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New Florida Bill Might Make Fighting Insurance Companies Harder

New Florida Bill Might Make Fighting Insurance Companies Harder

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If your home has been damaged or destroyed, the last thing you want to do is deal with your insurance company. Insurance companies often drag out the claims process and try to avoid compensating you for your damages. Florida law actually provides avenues for suing your insurance companies under certain conditions but two new bills in the Florida legislature may reduce the pressure on insurers to make things right for their insured clients.

The Current Law

Section 624.155 of the Florida Statutes gives the insured a civil right of action to sue their insurer if the insurance company committed certain violations such as making a misrepresentation about the insured’s policy to effect settlement of a claim, altering a material document, not attempting to settle claims in good faith, and failing to promptly settle part of a claim to influence settlements under other portions of the insurance policy.

Basically, if your insurance company lies to you, alters documents without you knowing, or tries some other underhanded tactic to reduce the amount of your settlement, you have the right to sue your insurance company.

 Under the current law, if you sue an insurance company under Section 624.155, the suit will not proceed as long as the insurance company either pays for the damages within 60 days or the insurance company corrects the specific violations that gave rise to the circumstances within 60 days.

Proposed Avenues for Insurance Companies to Avoid Lawsuits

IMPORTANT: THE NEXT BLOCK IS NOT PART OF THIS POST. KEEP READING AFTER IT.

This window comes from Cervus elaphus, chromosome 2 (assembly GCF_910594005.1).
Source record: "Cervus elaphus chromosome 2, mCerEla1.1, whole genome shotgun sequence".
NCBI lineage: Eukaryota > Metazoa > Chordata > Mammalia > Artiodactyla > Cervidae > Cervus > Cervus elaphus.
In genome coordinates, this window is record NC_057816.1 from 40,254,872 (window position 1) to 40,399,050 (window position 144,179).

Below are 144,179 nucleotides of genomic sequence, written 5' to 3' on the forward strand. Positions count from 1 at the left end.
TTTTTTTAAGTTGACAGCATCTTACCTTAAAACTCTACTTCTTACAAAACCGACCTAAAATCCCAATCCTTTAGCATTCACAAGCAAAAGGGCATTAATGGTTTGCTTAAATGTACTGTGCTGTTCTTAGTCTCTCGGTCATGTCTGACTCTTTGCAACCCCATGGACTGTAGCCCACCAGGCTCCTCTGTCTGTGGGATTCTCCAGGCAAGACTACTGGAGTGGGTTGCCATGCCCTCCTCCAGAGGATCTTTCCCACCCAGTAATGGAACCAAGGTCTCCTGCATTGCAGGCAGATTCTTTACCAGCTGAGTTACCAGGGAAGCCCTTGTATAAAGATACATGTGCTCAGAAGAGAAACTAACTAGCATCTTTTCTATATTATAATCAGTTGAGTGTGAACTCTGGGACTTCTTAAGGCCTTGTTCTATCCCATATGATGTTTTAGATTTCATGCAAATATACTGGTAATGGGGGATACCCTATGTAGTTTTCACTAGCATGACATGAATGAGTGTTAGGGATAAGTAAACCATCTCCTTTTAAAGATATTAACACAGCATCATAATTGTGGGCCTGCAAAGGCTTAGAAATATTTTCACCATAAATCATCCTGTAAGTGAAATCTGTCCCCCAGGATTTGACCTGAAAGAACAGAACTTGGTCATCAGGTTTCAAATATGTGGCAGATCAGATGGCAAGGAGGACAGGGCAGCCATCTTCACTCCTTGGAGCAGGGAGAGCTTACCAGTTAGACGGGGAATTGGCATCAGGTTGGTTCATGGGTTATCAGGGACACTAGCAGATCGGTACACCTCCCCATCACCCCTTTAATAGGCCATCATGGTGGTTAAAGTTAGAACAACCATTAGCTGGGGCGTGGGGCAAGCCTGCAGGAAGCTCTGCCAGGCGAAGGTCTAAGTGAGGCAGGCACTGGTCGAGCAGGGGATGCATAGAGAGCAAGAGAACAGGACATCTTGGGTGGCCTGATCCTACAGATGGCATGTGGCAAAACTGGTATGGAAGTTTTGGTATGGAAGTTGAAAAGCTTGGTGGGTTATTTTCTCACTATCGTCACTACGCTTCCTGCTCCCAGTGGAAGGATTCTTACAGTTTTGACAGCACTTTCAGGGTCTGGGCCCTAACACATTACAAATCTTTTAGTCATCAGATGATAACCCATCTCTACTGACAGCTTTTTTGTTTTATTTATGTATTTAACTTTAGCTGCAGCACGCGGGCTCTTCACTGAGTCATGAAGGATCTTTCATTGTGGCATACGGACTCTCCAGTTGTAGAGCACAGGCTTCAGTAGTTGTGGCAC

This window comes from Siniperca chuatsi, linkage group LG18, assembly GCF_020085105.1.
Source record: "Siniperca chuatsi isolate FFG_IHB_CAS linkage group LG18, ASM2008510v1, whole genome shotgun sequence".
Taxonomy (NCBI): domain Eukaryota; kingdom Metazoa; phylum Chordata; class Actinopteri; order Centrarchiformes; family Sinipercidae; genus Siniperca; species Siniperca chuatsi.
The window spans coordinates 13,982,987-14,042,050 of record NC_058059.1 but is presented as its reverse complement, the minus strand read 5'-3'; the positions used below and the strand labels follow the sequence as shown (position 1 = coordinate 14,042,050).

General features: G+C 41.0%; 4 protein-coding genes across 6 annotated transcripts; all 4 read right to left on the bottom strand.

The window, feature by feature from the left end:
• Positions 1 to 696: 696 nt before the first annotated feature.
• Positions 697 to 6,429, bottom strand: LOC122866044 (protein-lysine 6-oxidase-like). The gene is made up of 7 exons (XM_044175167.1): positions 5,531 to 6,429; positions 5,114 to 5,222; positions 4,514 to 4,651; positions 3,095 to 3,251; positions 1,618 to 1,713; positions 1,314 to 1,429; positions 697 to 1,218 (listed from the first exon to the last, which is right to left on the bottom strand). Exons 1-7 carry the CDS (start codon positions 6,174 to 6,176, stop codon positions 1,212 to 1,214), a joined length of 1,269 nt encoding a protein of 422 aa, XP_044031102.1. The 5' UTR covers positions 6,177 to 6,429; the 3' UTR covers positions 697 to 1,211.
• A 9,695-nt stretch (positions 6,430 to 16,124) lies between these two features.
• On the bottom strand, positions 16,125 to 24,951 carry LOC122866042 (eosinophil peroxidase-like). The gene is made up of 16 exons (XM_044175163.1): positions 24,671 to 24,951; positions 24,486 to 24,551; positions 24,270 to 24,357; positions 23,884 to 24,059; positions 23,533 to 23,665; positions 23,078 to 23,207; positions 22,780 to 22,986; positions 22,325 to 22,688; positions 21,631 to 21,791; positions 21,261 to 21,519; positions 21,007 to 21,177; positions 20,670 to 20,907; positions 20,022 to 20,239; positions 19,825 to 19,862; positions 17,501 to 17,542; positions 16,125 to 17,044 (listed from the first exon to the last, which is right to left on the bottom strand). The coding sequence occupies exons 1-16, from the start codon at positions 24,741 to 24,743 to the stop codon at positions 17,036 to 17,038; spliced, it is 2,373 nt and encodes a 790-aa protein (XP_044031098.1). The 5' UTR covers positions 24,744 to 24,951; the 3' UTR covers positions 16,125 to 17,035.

Now two bills, one in the House and one in the Senate, are attempting to give insurance companies another condition to avoid a lawsuit for a 366.02 violation. The Senate bill would add the following condition:

An No actionmay not be brought shall lie if, within 60

days after filingthe notice, the damages are paid; the

appraisal is in process and a payment, if required, is timely

made; or the circumstances giving rise to the violation are

corrected.

So if the bill is passed, as long as there is an appraisal in process, you would not be able to sue your insurance company for wrongdoing. Starting the appraisal process would be much easier than paying damages after a claim is made and it is foreseeable that an insurer could use the appraisal process to hinder your settlement and avoid litigation.

If your property has been damaged by a storm or for any other reason, reach out to the attorneys of Abrams Justice Trial Attorneys first. We can help you deal with your insurance company and we are always up to date on the law. Contact us at (305) 709-0880.

About The Author
Ivan Abrams
Ivan Abrams is the founding partner of Abrams Justice. Ivan is a natural storyteller, problem solver, andmost importantlya lion in the courtroom. Ivan has extensive litigation experience, having served as lead counsel in more than 40 jury trials and hundreds of evidentiary motions. Ivan loves nothing more than standing up to large insurance companies that seek to bully his clients who have been ...read more

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